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Global hop market

A local alternative to mass beer suggested by independent brewers has been successful and is now altering the global market. Beer is becoming more diversified, so transnational companies have to accept the new game rules and to switch focus to young and fast growing markets. All these processes increased the demand for aroma and bitter hop as well as their acreage expansion on two continents. However now there appeared a downward trend of alcohol consumption in the world, so even special sorts can soon turn to be sufficient. In this connection the dynamic American hop market is already facing some problems. EU hop producers have become more cautious, they are not racing to exceed the demand and look forward with more confidence, judging by the contract terms. 

Hop Market in Russia

Germany still dominates the Russian market, yet over the recent two years one has been able observe a continuous success of Czech hop suppliers. Their expansion and growing popularity of hops from the United States became the drivers of supplies growth in 2016 despite the preceding modest harvest crop in the EU, as well as the factor of relative stability in 2017. In this connection, in 2017, the ratio of the varieties continued to shift towards the aroma ones, and the supplies of Magnum hop and other alpha varieties were reduced. However, the import of bitter hop pellets is partially replaced by extracts, especially from the major beer manufacturers. Total volumes of alpha acid supplies, according to our estimation, decreased by approximately 5% and returned to the level of 2015. Barth Haas Group continues dominating the hop products market; HVG also increased its weight. At the same time, Morris Hanbury significantly reduced the supplies in 2017.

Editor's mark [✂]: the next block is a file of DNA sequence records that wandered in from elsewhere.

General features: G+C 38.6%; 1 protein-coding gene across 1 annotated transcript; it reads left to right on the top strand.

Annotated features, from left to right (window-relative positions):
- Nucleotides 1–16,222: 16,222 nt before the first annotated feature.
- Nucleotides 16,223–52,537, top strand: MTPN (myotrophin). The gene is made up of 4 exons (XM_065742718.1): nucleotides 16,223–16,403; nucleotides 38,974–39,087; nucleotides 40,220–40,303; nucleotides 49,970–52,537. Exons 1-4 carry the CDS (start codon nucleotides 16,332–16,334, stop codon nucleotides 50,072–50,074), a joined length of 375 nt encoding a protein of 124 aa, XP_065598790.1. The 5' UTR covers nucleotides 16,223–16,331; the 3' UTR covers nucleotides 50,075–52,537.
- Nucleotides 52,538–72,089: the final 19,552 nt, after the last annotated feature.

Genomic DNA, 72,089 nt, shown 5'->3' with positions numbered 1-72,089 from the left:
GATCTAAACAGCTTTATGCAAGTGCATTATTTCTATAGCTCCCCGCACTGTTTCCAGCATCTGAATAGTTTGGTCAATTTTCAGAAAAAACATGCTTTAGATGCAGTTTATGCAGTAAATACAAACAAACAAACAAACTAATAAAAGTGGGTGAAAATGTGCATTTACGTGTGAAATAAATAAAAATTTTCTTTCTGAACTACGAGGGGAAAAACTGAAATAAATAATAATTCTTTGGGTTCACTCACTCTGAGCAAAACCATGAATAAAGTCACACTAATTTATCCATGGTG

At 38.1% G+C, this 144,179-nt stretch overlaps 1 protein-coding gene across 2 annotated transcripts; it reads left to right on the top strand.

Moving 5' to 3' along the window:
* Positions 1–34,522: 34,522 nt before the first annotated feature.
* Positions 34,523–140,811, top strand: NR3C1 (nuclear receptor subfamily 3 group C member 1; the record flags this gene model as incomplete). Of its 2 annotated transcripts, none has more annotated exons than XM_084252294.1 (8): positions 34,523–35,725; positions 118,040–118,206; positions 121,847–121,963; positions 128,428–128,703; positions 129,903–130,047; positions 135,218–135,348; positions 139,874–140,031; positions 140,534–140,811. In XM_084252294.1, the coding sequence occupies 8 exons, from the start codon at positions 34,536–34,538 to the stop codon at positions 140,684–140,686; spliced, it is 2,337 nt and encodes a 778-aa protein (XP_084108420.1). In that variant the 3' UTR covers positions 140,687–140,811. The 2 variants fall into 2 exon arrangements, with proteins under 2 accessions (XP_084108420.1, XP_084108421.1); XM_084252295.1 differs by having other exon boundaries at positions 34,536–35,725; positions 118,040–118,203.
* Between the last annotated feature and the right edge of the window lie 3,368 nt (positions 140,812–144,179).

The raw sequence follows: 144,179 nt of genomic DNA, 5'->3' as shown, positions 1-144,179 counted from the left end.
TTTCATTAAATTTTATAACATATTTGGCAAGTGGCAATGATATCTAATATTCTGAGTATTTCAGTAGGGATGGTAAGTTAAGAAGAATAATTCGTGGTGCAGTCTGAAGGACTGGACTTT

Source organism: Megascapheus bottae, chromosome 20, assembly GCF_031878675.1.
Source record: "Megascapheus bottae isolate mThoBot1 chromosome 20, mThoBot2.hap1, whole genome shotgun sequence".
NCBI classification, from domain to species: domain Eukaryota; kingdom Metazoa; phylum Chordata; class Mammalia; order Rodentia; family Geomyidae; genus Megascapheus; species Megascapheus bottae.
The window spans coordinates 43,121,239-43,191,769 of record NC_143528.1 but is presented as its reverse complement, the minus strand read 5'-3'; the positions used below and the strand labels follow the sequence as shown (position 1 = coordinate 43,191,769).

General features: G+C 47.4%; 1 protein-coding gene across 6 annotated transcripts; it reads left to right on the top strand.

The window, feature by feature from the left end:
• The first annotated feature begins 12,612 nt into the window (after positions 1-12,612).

Brazil’s Ambev to invest $1.5bn in new factories

Ambev, Brazil’s biggest brewer, promised to invest up to R$2.5bn in new factories and distribution centres this year in spite of concerns that the country’s slowing growth could hurt beer sales.
The S?o Paulo-based company, a subsidiary of Anheuser-Busch InBev, posted a 26 per cent rise in net profits to R$7.56bn from R$5.99bn in 2009 on a 9 per cent rise in net revenue to R$25.23bn.
However, volumes slowed in the fourth quarter and could continue to slow this year as a result of heavy rains and the effects of recent price increases, the company said on Thursday.
Jo?o Castro Neves, chief executive, also expressed caution about efforts by Brazil’s government to tame inflation through more conservative spending.
“There are some pros and cons (for 2011),” Mr Castro Neves told analysts and reporters on Thursday. “A clear pro for 2011 is the low unemployment figure – the lowest we’ve ever had in Brazil.”
But he added that the government’s decision not to deliver any real increase to the minimum wage this year could put people off spending more on beer or the company’s other offerings, such as Pepsi and the popular Guaran? soft drink.

8 Mar. 2011



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